LGB: And although we can learn a lot from how the Netherlands has handled the epidemic over the years, Kenya is also doing really bold work on prevention in key populations, as well as in heterosexual populations. This programme is run by Nduku Kilonzo and she’ll be speaking with that passionate first-hand experience of a country that, to my mind could be the Netherlands of Africa in this regard. But of course we’ve got the stalwarts there as well. For example, Peter Piot will be looking at HIV in the global context, and Pedro Cahn will discuss ARV therapy.

You mentioned Eastern Europe and Central Asia as an important topic for the conference. Are there any other themes you can tell us about?

PR: Youth will be an important and very visible theme and we’ve taken quite a novel approach by inviting someone from outside the HIV field to discuss neurocognitive science and adolescent behaviour and how it affects HIV prevention and treatment.

LGB: Yes, adolescent HIV is still one of the tough nuts to crack both from a prevention and a treatment point of view, so we’re hoping this approach will help us better tailor our programmes. In fact, we shine a light on adolescence for one whole day. We’ve also got a very exciting social media group who are doing cutting-edge work to engage young people on issues like HIV and reproductive health. They’ll be showing their work on the big screen, which should be very compelling and interactive. We are also bringing young people from diverse backgrounds onto the stage to discuss how young people can grow into leadership.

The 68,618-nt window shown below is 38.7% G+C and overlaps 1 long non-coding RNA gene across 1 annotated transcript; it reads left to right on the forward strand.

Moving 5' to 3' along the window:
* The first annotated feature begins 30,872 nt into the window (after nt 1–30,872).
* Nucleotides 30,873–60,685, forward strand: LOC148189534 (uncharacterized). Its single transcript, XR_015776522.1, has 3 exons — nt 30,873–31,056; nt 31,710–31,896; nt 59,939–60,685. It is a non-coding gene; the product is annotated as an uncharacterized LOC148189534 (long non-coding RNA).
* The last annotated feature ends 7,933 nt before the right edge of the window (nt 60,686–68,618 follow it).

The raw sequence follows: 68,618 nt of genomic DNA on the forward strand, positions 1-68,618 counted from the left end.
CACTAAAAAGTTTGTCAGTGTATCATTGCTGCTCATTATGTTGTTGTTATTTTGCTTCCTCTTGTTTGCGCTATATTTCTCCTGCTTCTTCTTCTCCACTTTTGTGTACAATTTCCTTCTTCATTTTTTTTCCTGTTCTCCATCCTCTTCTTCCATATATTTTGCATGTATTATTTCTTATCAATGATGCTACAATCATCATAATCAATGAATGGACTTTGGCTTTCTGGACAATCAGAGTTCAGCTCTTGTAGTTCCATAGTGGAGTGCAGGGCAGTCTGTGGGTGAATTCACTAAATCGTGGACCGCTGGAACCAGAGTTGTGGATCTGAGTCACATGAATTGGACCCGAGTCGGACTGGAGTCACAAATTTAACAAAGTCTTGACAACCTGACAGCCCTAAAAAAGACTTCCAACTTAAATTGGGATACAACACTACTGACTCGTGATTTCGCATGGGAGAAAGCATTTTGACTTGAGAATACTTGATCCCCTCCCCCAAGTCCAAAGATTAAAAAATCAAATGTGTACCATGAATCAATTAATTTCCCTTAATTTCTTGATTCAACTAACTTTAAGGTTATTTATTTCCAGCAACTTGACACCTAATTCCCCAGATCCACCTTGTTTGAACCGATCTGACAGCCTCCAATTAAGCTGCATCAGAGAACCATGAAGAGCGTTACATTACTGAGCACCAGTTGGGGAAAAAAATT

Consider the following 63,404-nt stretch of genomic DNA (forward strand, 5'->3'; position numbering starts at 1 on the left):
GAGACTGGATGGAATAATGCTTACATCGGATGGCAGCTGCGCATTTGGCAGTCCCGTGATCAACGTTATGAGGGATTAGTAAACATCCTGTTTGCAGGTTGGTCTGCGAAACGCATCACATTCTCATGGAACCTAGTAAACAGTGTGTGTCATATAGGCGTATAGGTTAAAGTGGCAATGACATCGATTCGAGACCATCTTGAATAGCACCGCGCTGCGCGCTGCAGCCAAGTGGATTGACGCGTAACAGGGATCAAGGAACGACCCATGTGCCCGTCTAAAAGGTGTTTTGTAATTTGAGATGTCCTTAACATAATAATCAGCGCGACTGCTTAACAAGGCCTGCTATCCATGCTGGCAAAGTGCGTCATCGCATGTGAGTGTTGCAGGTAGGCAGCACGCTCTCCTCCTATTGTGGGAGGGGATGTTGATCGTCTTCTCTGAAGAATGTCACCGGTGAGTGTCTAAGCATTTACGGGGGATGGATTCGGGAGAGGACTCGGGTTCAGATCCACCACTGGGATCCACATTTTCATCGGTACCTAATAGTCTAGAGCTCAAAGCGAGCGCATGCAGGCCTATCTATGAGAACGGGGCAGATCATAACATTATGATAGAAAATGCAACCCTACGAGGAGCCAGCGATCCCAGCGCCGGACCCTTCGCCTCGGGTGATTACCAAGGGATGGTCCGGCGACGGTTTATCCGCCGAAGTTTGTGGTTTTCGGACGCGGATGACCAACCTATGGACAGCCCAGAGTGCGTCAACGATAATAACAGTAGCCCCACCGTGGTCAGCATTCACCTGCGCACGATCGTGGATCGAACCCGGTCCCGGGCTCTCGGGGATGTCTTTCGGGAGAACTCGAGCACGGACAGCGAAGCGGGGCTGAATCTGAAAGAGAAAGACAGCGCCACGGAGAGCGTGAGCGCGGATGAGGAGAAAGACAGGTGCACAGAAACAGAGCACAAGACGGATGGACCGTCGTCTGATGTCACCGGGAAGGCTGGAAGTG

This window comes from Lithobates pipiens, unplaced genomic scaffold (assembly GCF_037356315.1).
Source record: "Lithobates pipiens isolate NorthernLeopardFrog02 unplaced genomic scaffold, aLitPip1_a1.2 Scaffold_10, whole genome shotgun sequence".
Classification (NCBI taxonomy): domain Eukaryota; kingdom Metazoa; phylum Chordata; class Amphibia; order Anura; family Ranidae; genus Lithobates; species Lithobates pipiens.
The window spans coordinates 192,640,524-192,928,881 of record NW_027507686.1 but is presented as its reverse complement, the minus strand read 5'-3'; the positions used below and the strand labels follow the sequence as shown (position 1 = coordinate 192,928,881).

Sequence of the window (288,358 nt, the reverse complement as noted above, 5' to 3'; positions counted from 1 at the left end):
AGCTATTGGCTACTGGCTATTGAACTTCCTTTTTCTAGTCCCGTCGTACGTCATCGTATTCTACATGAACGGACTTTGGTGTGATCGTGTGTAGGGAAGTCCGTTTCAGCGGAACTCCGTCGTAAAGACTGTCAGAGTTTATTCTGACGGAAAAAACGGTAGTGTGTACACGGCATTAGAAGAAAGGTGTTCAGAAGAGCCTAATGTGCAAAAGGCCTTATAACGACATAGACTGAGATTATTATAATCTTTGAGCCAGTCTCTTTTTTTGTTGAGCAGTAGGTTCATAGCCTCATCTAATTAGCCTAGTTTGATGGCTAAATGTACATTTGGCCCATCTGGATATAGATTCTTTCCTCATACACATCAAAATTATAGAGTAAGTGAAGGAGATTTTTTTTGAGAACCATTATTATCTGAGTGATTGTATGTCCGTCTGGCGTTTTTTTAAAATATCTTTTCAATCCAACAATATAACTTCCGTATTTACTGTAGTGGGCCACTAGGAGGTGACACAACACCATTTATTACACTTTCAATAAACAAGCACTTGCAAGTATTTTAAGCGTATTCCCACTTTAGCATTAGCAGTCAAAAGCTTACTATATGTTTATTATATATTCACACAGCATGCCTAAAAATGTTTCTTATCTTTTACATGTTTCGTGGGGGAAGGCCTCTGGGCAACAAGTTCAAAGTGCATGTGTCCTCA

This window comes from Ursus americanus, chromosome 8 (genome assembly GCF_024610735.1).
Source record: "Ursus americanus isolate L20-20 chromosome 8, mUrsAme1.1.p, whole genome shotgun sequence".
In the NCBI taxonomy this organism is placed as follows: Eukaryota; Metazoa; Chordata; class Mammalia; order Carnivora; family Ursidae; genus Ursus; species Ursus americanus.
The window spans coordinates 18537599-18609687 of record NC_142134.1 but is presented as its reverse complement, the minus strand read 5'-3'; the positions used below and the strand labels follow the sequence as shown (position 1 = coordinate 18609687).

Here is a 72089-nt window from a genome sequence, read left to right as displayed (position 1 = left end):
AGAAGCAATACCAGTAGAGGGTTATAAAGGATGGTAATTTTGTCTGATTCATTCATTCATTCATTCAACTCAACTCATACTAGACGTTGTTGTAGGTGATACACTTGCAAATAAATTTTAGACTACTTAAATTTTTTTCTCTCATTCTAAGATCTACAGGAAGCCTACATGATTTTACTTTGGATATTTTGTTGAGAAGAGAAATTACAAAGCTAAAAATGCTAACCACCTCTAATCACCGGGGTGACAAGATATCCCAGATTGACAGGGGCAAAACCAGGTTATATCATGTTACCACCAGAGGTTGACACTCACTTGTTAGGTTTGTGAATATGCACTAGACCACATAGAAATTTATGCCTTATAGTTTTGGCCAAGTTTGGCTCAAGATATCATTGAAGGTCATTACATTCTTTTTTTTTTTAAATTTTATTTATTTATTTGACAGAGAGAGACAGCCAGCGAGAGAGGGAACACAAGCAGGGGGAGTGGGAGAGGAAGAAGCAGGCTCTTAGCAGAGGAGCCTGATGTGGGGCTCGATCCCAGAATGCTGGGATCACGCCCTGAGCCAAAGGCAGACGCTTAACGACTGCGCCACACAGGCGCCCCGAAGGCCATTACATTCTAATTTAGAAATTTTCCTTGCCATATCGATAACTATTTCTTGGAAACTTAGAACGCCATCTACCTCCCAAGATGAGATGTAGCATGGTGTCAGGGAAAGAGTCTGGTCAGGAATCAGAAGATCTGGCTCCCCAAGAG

For someone who has never yet attended the AIDS conferences, what advice would you give them?

PR: If you’ve never been, you’re in for a surprise because it’s unlike anything else you’ve ever gone to. It can be very overwhelming, so one piece of advice is to look at the programme in advance, make your choices and stick to them. There will also be a system of so-called roadmaps, providing routes between presentations and events with a shared theme.

LGB: My advice is don’t take notes, just sit and absorb. A good amount will be webcast so you can flag a talk and listen to it later. The point is to share ideas and interact with people. And if you’re at all interested in the social activism side of it, you must go to the global village.

PR: I would also recommend taking the opportunity to listen to other things, besides just your own area of expertise.

LGB: Having said that, we do want everyone to go and read the posters. This is where the gold is and where the road maps will be useful. There will be a fresh set of new posters every day, with around 800-900 posters being exhibited each day. The abstracts will also be online and published in JIAS.

And please stay for the last day and the rapporteur session. It’s a huge amount of work for the teams who put it together and really worth staying for. In just two hours you’ll get a very good overview of the whole conference.

What else is happening around the conference?